A rising tide lifts all boats.

Data Vault offers ways to derisk Business Intelligence implementations, which, in turn, supports AI implementations too. Data Vault helps to manage risk through robust data governance and versioning.

Life Rescue Ring hanging on a green wall

Versioning is key for AI implementations, which rely on training and test datasets to produce reliable results. Hackers have realized that one potential route of a cyberattack on AI systems is to destroy the training and test systems. Consequently, it is impossible to work out how the AI systems made their decisions since the training and test datasets have gone. This scenario effectively destroys the AI system since it cannot be trusted, so the business often has no other choice but to start the AI project again from the start.

A key part of understanding data drift is auditing; if this is not in place, the AI engineer will not be able to understand the data and the data journey very well. Fortunately, auditing is a crucial part of the Data Vault methodology, so this challenge is mitigated through its careful implementation. Auditability is a key area of importance here. Data Vault can help follow the breadcrumbs of data throughout the data journey because it helps with the ‘right to an explanation’ of how the AI came to a decision.

Drifting, without aim or purpose, is the first cause of failure. – Napoleon Hill

Artificial Intelligence systems also suffer from data drift, which means that the data changes over time, but the model does not change in response. The best approach to data drift is to retrain the model in response to the changes in the data. One example of data drift includes changes to the descriptive statistics within the dataset, which results in variation that was not there at the point of training. Another example of data drift is the inclusion of new features or characteristics in the data, which account for variance in the result. Versioning can support data drift since it helps the AI developer to understand the differences between the original training data and the more recent datasets. Data Vault can support the AI engineer by assisting in the understanding of data drift, thereby offering a quicker resolution to model training.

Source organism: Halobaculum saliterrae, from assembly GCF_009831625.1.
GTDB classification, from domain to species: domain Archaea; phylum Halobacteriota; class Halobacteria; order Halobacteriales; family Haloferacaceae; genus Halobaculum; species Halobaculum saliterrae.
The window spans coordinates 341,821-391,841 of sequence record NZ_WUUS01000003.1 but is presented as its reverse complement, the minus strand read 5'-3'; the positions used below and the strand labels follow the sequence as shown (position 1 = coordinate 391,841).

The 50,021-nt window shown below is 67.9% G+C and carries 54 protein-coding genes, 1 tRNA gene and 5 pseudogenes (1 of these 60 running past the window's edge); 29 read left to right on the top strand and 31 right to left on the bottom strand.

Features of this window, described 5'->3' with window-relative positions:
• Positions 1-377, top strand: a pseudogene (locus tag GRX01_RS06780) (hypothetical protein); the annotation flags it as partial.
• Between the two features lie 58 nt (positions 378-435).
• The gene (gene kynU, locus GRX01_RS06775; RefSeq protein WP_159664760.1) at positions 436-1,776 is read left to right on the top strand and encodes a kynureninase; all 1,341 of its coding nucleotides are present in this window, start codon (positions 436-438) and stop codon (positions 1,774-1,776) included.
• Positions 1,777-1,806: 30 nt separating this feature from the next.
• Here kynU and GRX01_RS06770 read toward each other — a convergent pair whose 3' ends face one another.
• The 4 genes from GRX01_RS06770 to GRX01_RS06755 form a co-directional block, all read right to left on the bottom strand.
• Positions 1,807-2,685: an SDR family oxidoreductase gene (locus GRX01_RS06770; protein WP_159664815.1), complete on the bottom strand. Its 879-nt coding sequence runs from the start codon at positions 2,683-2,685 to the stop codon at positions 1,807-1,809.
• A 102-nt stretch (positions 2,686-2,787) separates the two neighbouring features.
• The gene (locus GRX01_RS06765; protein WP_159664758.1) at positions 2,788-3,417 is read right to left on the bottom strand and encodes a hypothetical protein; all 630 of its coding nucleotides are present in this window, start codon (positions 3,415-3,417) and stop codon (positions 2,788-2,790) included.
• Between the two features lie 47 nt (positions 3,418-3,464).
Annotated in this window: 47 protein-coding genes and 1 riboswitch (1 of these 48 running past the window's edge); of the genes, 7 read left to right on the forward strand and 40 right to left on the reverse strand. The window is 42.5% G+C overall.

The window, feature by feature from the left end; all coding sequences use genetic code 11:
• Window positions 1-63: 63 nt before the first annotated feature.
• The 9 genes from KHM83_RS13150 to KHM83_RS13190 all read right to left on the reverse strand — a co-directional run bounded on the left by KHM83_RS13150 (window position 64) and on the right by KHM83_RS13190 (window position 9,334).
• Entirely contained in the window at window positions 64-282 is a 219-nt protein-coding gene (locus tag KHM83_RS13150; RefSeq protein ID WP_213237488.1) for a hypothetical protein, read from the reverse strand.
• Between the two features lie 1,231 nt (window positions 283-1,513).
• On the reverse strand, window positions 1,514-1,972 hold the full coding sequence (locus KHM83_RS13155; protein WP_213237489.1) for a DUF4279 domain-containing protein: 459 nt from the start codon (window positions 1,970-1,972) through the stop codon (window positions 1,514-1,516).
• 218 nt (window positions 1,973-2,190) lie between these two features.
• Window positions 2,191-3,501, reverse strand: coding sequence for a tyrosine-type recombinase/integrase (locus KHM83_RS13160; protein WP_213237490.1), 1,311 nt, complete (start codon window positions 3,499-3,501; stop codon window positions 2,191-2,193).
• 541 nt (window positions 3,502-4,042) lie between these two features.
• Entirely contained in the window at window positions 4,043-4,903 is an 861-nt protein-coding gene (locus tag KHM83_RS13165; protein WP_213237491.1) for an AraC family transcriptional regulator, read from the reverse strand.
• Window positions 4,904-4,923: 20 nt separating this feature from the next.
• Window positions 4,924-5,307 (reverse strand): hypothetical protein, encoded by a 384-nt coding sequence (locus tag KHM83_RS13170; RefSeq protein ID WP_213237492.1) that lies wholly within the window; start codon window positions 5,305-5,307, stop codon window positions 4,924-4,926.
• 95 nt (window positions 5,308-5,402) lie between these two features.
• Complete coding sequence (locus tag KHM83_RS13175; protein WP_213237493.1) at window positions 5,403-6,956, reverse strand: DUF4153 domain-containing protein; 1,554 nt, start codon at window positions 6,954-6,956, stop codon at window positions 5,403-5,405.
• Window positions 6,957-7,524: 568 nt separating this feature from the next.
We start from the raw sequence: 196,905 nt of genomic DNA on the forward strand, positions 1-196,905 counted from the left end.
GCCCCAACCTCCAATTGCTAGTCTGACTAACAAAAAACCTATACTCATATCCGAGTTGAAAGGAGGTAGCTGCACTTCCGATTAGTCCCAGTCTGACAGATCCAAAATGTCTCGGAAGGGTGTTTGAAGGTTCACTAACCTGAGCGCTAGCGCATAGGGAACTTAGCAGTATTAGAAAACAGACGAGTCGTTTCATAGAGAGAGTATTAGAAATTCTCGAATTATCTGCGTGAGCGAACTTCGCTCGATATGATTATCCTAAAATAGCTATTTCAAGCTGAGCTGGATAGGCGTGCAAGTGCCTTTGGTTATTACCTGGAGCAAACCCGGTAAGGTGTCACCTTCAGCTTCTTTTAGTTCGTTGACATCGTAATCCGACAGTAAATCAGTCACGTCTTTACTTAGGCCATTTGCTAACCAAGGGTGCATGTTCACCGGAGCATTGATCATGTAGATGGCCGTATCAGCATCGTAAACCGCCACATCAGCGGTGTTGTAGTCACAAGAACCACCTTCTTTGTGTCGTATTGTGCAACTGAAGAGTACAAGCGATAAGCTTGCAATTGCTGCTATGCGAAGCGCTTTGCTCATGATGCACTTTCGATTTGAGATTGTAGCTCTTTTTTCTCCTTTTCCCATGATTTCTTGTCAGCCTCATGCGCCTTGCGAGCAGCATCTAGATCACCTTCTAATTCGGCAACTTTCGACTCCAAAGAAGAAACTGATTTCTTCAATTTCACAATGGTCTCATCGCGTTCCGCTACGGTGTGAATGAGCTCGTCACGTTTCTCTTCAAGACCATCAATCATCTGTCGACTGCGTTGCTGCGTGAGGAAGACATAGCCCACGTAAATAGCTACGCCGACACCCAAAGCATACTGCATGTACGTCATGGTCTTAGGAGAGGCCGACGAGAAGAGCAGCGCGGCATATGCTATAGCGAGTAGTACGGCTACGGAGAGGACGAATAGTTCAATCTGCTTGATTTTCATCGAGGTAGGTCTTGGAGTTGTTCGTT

Lantern Hanging On Driftwood At Sunset On The Beach

Putting the science in data science?

Data literacy assumes that people are mostly data illiterate in some way. It is based on the idea that many people don’t have data skills, and if they learn data skills, they will come critical thinkers who can accept insights based on the data. The route from data illiteracy to data-driven is considered to be a linear, brief journey. Furthermore, it is not possible to assume that people don’t have data skills. The myth of data literacy does not acknowledge that people sometimes simply do not want to use data skills. Intentional or not, the challenge is that people don’t always put science into data science, business intelligence, or AI. Often, they choose the data that fits their particular story at the time, ignoring data that does not fit the story that they want to tell and putting a spotlight on favorable data. Skewing data does not produce fair, unbiased results. However, giving people access to raw data does not always build confidence and trust in the data; it may only suit some people if they choose to have confidence in the data and it suits their ends. This situation is complex enough with Business Intelligence, and Artificial Intelligence exacerbates it since people may not want to delegate access or control to these systems.

“Sail far. Sail fast.” ― George R.R. Martin, Fire & Blood

How can we clear the way to better data fluency and transparency? Data Vault introduces the concept of hard rules and soft rules. Hard business rules are the technical rules that align the data domains, and they are contrasted with soft rules where the business changes the data or changes the meaning of the data. With data, it is important to understand these concepts before the business proceeds to do any Artificial Intelligence processing on the data. Bias in AI needs to be minimized, and the use of hard and soft rules can help eliminate bias in AI since they help clarify any bias or changes introduced through the business. If these rules are not well understood, then this could subtly influence the results of AI. Data Vault draws this key distinction, and it impacts both Business Intelligence and Artificial Intelligence solutions.